The Atonement makes the Resurrection a reality for everyone. However, with respect to our individual transgressions and sins, conditional aspects of the Atonement require our faith in the Lord Jesus Christ, our repentance, and our compliance with the laws and ordinances of the gospel.” (What Does The Atonement Mean To You?)
Brothers and sisters, on this Easter Sunday, I sit before you with a testimony that Jesus is the Christ. That he died for our sins and was resurrected that we might return to live with our Father in Heaven again.
I have a testimony that it is that it is by grace that we are saved, after all we can do. That through the enabling power of the Atonement we are able to still receive life giving oxygen when we can no longer breathe on our own.
I have a testimony that if we repent, submit, pray for help, have faith, and act, the enabling power of the Atonement will work go to work in our lives.
Yesterday I went through the Temple for the first time and received my Endowment. I am so grateful especially for Temples on Earth again today and for the special Spirit I was able to feel there.
I know that the Book of Mormon is true. That it is another testament of Jesus Christ. That the Gospel has been restored. That Thomas S. Monson is a prophet of God on earth today.
I want to leave you with one of my favorite scriptures from 2 Nephi 22:2:
And I say this in the name of Jesus Christ. Amen.
From a talk I delivered today in Church for Easter Sunday.
Sometimes it takes something devastating to remind you to be grateful for the little things in life.
I’ve been missing in action lately. I spent exactly one month in the hospital with an infection, blood clot, and flare up of one of Myasthenia Gravis, one of the autoimmune diseases I have. I’ve been home a little over a week, and let me just say how good it is to be home! I don’t remember the last time I was so grateful to be in my own house, in my own room, in my own bed, with the company of my own dog.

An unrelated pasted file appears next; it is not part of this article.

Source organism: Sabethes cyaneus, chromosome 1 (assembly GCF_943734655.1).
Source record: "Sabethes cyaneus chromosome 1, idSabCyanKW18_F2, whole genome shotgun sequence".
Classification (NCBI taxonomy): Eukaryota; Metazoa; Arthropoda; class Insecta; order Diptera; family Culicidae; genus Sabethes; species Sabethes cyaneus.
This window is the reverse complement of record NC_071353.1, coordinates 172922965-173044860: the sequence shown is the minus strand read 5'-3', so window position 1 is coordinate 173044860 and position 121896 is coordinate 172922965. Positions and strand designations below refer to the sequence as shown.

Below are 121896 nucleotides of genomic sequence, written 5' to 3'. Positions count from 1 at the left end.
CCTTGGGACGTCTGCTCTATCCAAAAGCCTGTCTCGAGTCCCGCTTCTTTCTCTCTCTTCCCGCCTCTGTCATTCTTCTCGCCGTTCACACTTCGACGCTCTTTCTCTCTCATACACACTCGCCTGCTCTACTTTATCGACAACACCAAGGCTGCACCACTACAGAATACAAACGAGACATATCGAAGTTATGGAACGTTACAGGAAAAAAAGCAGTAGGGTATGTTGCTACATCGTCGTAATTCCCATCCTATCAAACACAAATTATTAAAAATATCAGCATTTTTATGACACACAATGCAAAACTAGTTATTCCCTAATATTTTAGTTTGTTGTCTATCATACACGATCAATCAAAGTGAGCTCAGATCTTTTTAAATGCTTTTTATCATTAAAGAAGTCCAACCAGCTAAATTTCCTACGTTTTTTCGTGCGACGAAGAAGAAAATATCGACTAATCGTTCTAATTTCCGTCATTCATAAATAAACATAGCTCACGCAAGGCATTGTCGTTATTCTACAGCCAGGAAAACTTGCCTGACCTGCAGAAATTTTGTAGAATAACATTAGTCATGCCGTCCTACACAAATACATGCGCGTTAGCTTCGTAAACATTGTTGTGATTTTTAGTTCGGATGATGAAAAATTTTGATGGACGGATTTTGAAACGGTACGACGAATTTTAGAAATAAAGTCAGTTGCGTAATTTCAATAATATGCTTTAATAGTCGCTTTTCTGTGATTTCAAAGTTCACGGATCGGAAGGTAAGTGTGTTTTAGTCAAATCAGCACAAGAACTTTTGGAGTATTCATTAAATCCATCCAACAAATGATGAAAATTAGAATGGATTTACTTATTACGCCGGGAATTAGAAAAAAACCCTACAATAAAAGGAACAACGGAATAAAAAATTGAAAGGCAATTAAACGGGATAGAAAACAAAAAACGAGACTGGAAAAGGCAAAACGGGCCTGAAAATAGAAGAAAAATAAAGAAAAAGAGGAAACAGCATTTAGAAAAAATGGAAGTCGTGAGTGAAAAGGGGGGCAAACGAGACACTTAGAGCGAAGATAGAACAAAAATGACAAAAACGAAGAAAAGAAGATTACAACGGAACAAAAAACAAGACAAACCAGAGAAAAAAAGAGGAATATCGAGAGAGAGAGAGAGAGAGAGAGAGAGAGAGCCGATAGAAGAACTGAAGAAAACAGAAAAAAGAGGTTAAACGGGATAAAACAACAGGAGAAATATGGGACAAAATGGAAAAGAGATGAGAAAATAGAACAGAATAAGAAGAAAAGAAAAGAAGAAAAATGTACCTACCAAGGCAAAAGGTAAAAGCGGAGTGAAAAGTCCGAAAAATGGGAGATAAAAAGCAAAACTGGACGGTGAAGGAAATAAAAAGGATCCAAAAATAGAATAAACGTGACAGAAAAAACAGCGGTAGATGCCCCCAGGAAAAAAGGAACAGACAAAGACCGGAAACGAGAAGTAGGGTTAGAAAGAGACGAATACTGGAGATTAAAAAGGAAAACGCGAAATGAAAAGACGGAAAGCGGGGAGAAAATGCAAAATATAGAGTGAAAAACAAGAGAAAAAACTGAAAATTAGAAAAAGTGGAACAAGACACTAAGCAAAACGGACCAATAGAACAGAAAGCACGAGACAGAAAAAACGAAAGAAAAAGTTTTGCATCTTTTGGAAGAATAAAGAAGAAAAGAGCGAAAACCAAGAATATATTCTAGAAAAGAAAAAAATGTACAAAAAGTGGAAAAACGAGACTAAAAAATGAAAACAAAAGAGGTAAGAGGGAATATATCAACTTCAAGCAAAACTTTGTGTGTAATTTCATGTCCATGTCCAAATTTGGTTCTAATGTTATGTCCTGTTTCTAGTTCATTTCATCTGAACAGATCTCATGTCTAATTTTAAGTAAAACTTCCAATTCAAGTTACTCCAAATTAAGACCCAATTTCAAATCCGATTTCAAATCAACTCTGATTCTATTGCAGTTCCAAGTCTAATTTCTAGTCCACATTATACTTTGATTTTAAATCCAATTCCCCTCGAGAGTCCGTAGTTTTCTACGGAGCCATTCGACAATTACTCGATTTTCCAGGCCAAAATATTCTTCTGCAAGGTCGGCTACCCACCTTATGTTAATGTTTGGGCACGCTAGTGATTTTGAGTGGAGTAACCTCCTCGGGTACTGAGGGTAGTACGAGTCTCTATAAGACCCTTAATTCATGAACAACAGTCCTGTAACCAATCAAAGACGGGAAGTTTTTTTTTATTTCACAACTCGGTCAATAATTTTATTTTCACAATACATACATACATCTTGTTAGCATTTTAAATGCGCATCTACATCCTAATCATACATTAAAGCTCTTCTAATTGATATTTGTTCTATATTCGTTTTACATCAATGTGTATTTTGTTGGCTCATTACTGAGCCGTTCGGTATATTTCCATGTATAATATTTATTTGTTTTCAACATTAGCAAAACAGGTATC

It strikes me as kind of sad though that it often takes something catastrophic happening to us to remind us to be grateful for everything we have. We speed around with our blinders on forgetting to see everything in our lives that make them so wonderful and so worth living. But we don’t have to wait for something terrible to happen to remind us to appreciate our lives. Here are five simple things you can do to stay present to gratitude in your life:
- Put time aside.
One of the most important things you can do is put time aside to think about the things you are grateful for. Whether it is a minute before each meal or before you go to sleep or even a whole day of the week, take time to think about and reflect on the things that make life wonderful.
- Write it down.
When you take time to think about things you are grateful for, remember to write it down somewhere special like in a journal or even post it on your wall. That way when you forget you have a physical reminder of the good things in life. This is especially key to have during difficult times when life seems bleak.
- Share the love.
Good things in life are meant to be shared. Telling others the things you are grateful for will help you stay in tuned with gratitude and may even help others find gratitude in their own lives.
- Don’t discount the little things.
Sometimes when things aren’t going well it can seem difficult to find anything to be grateful for, so break it down to the very basics. Find gratitude for small things that make up your life. For waking up in the morning, for hugs from people you love, for breathing, or whatever it is in your life.
- Say thanks.
Whether you thank a the people in your life you are grateful for or thank a higher power, saying thank you keeps you in touch with gratitude in your life.